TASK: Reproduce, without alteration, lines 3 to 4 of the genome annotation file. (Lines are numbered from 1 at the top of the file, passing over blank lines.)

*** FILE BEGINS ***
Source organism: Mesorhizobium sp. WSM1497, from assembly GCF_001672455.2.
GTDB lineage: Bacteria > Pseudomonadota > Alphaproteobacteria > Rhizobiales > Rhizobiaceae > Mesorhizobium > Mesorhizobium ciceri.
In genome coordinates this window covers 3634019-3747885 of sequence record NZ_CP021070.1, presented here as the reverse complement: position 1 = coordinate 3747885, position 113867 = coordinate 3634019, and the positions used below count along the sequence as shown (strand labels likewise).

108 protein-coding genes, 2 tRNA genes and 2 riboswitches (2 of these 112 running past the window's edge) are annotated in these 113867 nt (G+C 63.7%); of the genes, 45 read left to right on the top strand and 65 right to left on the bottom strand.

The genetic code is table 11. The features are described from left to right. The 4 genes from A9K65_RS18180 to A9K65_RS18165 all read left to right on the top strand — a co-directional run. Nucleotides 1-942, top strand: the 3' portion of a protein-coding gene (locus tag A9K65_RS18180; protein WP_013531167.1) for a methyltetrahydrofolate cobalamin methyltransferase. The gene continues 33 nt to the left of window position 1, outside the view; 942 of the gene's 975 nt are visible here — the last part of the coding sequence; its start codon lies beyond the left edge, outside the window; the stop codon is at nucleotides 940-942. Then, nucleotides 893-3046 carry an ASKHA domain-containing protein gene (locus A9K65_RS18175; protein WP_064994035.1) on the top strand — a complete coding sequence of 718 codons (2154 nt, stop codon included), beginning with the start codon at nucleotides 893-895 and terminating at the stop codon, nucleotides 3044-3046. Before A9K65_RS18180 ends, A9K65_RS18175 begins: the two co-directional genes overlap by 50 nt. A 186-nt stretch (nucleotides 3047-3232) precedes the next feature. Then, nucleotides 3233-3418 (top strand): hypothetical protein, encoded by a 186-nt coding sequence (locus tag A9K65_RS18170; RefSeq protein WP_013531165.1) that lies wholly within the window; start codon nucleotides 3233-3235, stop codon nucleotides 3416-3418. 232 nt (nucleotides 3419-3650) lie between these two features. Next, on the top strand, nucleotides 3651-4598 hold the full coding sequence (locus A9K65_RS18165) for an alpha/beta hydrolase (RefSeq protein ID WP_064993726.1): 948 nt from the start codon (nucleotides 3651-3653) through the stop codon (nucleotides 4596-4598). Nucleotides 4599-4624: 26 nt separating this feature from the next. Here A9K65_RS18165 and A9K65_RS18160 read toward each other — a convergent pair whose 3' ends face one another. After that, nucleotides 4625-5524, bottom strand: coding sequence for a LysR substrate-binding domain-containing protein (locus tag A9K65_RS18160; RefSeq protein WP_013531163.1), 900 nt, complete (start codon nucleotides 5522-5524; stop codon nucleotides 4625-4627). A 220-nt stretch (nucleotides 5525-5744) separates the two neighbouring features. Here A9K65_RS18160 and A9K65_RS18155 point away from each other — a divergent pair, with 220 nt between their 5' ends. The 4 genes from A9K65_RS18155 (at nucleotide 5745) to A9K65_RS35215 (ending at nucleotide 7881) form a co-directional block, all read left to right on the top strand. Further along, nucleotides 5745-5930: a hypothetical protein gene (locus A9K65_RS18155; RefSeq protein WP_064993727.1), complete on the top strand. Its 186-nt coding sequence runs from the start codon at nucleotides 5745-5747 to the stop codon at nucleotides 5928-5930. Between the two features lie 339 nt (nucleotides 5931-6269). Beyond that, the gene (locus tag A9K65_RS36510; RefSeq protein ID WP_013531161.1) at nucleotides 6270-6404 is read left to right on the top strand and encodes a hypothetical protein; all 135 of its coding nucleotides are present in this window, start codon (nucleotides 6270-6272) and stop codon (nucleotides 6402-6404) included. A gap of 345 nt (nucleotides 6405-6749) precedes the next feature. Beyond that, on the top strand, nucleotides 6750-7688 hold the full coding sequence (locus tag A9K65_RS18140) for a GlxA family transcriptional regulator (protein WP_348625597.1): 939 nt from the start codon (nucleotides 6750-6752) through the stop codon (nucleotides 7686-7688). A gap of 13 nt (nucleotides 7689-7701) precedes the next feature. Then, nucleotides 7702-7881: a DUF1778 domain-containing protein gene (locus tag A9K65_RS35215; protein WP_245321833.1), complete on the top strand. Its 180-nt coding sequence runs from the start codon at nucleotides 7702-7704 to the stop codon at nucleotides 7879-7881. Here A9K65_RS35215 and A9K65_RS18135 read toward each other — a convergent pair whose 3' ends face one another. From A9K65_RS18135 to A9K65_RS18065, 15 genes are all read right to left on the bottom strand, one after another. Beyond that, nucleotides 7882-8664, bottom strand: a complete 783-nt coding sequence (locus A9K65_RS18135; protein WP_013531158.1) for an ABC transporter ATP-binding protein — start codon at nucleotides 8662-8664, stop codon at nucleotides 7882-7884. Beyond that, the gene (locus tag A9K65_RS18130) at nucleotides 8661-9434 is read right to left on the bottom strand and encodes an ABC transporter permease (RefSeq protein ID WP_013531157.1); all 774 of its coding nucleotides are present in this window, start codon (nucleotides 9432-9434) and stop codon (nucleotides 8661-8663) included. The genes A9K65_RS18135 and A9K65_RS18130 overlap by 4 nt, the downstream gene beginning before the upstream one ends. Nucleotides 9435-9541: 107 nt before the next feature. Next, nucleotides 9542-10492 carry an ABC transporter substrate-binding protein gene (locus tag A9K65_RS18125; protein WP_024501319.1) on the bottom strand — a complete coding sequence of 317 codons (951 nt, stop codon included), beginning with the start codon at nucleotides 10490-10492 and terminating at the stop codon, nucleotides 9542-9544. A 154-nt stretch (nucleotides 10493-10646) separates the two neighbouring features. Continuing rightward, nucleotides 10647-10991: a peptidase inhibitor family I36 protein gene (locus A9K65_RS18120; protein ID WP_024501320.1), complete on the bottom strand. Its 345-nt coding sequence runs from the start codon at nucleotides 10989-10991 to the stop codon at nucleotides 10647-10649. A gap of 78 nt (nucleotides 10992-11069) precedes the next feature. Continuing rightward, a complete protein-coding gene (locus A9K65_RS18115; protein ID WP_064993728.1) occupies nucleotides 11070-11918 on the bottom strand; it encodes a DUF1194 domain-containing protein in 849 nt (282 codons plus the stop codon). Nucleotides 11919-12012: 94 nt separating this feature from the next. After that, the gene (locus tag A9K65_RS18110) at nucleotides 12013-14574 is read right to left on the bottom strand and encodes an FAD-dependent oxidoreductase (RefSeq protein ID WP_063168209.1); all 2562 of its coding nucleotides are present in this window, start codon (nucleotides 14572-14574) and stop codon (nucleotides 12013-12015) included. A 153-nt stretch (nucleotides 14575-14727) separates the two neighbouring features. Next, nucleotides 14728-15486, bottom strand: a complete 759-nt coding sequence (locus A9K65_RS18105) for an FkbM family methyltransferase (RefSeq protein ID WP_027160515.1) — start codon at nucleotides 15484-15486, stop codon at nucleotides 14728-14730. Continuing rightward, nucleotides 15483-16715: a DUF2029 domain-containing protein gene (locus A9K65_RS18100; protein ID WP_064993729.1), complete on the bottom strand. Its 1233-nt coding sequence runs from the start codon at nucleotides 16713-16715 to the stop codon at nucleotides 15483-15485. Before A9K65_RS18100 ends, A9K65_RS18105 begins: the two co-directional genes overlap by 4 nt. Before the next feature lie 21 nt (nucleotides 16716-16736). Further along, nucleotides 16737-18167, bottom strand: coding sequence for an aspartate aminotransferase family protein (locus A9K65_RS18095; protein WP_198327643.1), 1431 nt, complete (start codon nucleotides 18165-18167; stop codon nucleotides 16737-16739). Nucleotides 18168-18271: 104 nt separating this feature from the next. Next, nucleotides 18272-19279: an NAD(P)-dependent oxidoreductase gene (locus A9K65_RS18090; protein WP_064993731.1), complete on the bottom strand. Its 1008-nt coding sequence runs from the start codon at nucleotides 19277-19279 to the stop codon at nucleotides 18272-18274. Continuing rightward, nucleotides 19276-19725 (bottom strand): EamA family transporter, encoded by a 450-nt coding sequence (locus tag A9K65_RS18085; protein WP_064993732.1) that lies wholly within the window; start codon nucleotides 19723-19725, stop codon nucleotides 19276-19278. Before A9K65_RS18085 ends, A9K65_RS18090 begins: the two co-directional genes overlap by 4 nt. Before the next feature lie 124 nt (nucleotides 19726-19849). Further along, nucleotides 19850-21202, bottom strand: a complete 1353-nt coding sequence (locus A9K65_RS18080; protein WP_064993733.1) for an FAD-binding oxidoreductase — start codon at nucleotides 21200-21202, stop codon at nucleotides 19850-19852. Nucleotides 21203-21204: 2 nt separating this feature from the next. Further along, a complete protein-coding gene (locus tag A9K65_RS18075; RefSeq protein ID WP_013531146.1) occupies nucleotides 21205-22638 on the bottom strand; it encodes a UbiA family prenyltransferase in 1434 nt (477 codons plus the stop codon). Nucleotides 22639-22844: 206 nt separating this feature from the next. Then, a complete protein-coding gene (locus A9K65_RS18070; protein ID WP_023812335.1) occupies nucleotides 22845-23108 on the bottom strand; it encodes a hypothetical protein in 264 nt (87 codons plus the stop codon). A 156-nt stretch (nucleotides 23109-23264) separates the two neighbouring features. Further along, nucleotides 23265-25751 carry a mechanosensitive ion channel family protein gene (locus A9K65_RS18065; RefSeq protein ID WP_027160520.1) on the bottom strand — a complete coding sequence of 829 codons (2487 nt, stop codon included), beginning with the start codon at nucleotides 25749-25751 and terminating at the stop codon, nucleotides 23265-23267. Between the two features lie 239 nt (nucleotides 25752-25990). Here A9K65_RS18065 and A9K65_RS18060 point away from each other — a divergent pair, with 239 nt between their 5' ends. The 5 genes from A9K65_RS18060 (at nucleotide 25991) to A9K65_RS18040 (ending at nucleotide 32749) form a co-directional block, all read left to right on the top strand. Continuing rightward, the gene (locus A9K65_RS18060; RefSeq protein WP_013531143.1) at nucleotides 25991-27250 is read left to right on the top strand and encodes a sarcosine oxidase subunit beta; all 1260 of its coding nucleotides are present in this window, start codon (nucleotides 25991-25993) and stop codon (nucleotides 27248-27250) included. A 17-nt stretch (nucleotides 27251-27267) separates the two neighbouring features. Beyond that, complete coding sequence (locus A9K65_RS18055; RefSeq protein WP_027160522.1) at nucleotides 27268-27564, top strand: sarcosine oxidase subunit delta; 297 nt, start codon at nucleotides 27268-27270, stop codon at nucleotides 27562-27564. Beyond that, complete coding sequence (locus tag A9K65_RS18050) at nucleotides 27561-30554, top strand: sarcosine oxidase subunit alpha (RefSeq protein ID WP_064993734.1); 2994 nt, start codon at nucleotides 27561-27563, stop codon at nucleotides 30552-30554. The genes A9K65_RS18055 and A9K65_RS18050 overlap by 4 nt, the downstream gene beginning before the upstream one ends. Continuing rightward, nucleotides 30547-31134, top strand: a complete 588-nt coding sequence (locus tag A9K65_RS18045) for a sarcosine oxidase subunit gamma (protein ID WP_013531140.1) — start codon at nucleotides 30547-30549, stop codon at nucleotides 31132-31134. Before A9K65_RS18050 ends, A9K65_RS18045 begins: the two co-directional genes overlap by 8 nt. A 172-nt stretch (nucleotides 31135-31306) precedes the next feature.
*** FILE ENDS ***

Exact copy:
In genome coordinates this window covers 3634019-3747885 of sequence record NZ_CP021070.1, presented here as the reverse complement: position 1 = coordinate 3747885, position 113867 = coordinate 3634019, and the positions used below count along the sequence as shown (strand labels likewise).

108 protein-coding genes, 2 tRNA genes and 2 riboswitches (2 of these 112 running past the window's edge) are annotated in these 113867 nt (G+C 63.7%); of the genes, 45 read left to right on the top strand and 65 right to left on the bottom strand.